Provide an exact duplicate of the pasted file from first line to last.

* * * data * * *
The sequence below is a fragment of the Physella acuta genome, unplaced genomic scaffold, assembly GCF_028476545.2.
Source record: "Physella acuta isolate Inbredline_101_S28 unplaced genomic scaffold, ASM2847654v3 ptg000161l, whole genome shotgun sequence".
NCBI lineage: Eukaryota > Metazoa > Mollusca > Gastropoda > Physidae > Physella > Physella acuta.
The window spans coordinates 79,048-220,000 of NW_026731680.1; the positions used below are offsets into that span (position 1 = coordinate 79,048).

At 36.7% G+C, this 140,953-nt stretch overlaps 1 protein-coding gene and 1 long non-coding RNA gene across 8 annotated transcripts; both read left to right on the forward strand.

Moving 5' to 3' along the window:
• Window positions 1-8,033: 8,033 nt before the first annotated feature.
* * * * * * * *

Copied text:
The sequence below is a fragment of the Physella acuta genome, unplaced genomic scaffold, assembly GCF_028476545.2.
Source record: "Physella acuta isolate Inbredline_101_S28 unplaced genomic scaffold, ASM2847654v3 ptg000161l, whole genome shotgun sequence".
NCBI lineage: Eukaryota > Metazoa > Mollusca > Gastropoda > Physidae > Physella > Physella acuta.
The window spans coordinates 79,048-220,000 of NW_026731680.1; the positions used below are offsets into that span (position 1 = coordinate 79,048).

At 36.7% G+C, this 140,953-nt stretch overlaps 1 protein-coding gene and 1 long non-coding RNA gene across 8 annotated transcripts; both read left to right on the forward strand.

Moving 5' to 3' along the window:
• Window positions 1-8,033: 8,033 nt before the first annotated feature.